What’s the best fuel to start your day, and which foods should you avoid?
What’s the best way to start your day? For too long, we have been led to believe that some breakfast foods are beneficial. Today, we look at the five food choices to avoid at the start of your day.
Yes, you read that correctly. Bananas may seem like a healthy grab-and-go breakfast item, full of good stuff such as potassium, fibre and magnesium. But according to nutritionists, they are loaded with sugar – a massive 25 per cent. But isn’t it natural sugar, you ask? The reality is, sugars are sugars. So, while a banana in the morning may give you an energy boost, you’re at risk of crashing sooner. You can still have your morning banana, just pair it with a healthy fat to help your body absorb all the nutrients properly. Peanut butter, natural yoghurt and porridge are great accompaniments.
2. Store-bought muesli
This one goes for almost all those premixed cereals you find at the supermarket. Sure, honey, oats and dried fruit might seem like a healthy combination, but flip the box and read the nutritional information, and you’ll find these cereals are loaded with fat and sugar. In fact, most boxed granola contains up to 10 grams of fat (equalling 400 calories) per serving. All that sweetened dried fruit and refined wheat flakes/oats are only adding to the problem. The solution? DIY muesli is a great way to go. Try combining wholegrain oats, raw nuts, organic dried fruit, seeds, spices and a touch of natural sweetness, such as raw honey.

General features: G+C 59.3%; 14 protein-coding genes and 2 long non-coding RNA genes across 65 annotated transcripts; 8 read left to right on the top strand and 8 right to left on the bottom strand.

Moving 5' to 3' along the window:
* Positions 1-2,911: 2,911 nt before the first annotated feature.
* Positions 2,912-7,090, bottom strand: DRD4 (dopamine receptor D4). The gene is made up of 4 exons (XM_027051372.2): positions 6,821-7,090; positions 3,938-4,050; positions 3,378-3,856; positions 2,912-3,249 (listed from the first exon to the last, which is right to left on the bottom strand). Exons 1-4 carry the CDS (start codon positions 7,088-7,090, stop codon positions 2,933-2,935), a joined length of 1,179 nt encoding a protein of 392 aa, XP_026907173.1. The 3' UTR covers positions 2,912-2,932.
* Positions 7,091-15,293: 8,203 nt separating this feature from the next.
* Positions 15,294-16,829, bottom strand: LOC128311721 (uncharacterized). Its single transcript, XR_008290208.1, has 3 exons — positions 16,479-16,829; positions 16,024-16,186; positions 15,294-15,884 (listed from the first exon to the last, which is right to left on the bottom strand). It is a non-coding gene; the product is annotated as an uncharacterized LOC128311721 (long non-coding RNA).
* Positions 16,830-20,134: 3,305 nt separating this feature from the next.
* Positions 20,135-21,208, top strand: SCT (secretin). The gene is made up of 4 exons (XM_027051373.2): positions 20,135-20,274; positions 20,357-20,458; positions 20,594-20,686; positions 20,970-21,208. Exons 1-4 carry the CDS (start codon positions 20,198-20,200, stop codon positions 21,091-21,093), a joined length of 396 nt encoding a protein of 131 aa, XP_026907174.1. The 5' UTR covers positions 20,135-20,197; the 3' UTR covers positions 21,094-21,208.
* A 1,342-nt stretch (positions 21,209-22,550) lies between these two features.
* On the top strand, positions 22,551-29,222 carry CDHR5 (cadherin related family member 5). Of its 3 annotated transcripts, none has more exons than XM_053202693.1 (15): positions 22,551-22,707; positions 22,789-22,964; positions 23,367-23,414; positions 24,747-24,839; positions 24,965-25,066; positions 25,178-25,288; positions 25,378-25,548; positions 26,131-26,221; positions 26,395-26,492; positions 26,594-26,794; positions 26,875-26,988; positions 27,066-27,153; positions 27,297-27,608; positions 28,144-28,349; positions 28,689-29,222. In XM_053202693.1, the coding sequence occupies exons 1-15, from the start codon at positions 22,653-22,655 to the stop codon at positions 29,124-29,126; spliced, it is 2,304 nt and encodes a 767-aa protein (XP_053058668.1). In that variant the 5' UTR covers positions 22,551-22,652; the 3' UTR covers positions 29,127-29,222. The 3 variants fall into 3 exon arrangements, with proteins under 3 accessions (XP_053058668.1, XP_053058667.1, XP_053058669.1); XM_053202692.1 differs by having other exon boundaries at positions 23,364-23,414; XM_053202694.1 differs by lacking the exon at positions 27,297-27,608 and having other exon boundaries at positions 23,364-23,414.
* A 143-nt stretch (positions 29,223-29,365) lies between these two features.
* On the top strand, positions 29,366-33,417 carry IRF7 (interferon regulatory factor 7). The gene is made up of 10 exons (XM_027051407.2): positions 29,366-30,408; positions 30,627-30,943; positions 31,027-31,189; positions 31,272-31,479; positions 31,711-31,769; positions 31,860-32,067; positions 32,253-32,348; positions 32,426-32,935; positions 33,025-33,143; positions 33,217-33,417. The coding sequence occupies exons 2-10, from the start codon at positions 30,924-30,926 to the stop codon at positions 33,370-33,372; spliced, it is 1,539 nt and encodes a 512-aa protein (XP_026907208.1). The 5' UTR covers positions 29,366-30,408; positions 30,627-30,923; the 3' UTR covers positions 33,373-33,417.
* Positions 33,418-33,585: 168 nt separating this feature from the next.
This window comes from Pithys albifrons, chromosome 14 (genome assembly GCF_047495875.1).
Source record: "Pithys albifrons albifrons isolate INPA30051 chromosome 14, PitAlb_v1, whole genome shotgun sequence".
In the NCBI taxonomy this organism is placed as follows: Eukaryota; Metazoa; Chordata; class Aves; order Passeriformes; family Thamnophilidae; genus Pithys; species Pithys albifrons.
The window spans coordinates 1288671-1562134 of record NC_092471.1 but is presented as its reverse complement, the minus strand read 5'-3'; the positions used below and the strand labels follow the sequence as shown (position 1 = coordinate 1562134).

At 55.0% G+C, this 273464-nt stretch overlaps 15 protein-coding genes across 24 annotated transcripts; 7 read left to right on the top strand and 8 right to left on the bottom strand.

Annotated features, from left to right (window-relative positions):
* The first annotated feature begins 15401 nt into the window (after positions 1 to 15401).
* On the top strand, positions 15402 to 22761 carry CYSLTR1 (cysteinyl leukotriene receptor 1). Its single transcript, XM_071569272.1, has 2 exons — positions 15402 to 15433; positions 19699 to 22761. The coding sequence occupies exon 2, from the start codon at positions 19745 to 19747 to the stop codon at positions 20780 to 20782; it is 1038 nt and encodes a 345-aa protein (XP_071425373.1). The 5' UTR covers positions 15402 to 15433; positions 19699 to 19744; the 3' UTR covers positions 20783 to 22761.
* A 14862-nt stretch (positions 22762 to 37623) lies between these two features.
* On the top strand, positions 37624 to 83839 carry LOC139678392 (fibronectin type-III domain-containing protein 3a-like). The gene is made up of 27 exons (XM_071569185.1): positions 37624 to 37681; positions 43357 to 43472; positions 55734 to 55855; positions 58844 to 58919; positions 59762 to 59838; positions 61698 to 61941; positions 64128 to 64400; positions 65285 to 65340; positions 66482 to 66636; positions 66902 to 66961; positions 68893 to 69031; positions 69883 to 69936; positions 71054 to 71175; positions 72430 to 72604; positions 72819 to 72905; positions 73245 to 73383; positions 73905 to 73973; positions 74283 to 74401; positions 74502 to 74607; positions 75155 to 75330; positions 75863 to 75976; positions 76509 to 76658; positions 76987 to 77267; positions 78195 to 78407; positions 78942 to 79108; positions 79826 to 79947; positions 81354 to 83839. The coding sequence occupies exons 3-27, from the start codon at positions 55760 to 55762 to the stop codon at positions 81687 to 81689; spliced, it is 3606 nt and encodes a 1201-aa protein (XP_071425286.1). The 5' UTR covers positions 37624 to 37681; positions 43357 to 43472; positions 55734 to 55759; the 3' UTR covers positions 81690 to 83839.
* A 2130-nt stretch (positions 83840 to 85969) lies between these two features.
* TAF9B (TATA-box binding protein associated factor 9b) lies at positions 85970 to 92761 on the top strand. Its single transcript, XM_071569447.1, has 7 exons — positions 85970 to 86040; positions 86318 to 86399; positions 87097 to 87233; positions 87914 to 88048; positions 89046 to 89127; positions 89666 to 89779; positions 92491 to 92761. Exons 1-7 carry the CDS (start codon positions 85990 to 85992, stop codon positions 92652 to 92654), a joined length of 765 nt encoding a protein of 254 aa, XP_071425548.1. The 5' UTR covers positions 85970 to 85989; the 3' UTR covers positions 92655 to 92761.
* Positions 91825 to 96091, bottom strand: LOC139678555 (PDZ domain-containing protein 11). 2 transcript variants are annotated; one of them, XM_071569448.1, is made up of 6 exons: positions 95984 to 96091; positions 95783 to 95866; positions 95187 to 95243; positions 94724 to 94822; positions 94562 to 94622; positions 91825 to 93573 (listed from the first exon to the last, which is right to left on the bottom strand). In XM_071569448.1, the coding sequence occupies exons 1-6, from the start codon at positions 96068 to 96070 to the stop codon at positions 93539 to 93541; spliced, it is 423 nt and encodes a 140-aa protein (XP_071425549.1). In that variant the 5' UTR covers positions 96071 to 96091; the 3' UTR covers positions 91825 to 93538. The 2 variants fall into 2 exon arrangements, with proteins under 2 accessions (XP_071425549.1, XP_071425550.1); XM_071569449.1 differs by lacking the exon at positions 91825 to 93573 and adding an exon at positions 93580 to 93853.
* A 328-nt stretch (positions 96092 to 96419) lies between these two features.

3. Pancakes, waffles and croissants
Because these foods contain a lot of empty carbs, pancakes, waffles and croissants should really only make the breakfast menu on special occasions. It isn’t just the refined carbs we have to worry about but also the foods typically paired with them; pancakes with maple syrup, waffles with jam, croissants with ham and cheese. All in all, you’d do better with a breakfast of protein and complex carbohydrates, which gives you longer-lasting energy and will keep you fuller for longer. Try poached eggs on toast with some avocado.
4. Take-away coffee and muffin
If you’re one to exit the house in a hurry and pick brekky up on the road, you’ll be no stranger to the take-away coffee and muffin combo. In terms of energy, these two items are wonderful for perking you up and giving you enough sugar to start the day. But you’ll soon run out of steam and begin to crave a top-up. A coffee is a perfectly acceptable morning drink but the muffin is basically a glorified snack cake, usually packed with refined sugar, sodium and trans-fat oils. However, it’s easy to mix up your own healthy morning muffins to take with you. Just make sure to use wholegrain flours (such as oat, quinoa or spelt) and natural sugars (such a raw honey, organic maple syrup).
Ever wondered why breakfast smoothies are so easy to drink? Yep, sugar and fat. Many fruit smoothie stands use a combination of full-fat milk, sweetened yoghurt and fruit juice concentrate in their smoothies. Another problem with blended meals is that your body doesn’t absorb all the nutrients from the fruit and dairy properly, so you’re losing out on important nutritional value. But breakfast smoothies don’t have to be all bad. You can make your own fruit smoothies using fresh fruit, skim milk, raw honey and natural yoghurt.
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